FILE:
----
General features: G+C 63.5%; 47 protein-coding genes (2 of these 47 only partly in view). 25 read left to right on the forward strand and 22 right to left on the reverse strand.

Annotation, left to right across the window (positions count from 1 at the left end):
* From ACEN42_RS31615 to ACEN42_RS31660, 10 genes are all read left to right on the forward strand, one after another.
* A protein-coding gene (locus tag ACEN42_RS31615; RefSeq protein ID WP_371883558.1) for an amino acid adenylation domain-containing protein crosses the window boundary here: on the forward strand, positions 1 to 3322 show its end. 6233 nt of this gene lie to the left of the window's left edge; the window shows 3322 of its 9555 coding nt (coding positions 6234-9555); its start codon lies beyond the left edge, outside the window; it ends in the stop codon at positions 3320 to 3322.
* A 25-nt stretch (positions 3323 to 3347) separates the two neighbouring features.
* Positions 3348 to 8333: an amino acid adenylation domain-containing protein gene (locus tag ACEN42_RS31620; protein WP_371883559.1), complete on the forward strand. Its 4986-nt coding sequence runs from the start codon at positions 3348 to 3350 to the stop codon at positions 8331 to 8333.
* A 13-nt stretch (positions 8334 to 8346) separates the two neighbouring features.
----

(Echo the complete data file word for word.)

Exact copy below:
General features: G+C 63.5%; 47 protein-coding genes (2 of these 47 only partly in view). 25 read left to right on the forward strand and 22 right to left on the reverse strand.

Annotation, left to right across the window (positions count from 1 at the left end):
* From ACEN42_RS31615 to ACEN42_RS31660, 10 genes are all read left to right on the forward strand, one after another.
* A protein-coding gene (locus tag ACEN42_RS31615; RefSeq protein ID WP_371883558.1) for an amino acid adenylation domain-containing protein crosses the window boundary here: on the forward strand, positions 1 to 3322 show its end. 6233 nt of this gene lie to the left of the window's left edge; the window shows 3322 of its 9555 coding nt (coding positions 6234-9555); its start codon lies beyond the left edge, outside the window; it ends in the stop codon at positions 3320 to 3322.
* A 25-nt stretch (positions 3323 to 3347) separates the two neighbouring features.
* Positions 3348 to 8333: an amino acid adenylation domain-containing protein gene (locus tag ACEN42_RS31620; protein WP_371883559.1), complete on the forward strand. Its 4986-nt coding sequence runs from the start codon at positions 3348 to 3350 to the stop codon at positions 8331 to 8333.
* A 13-nt stretch (positions 8334 to 8346) separates the two neighbouring features.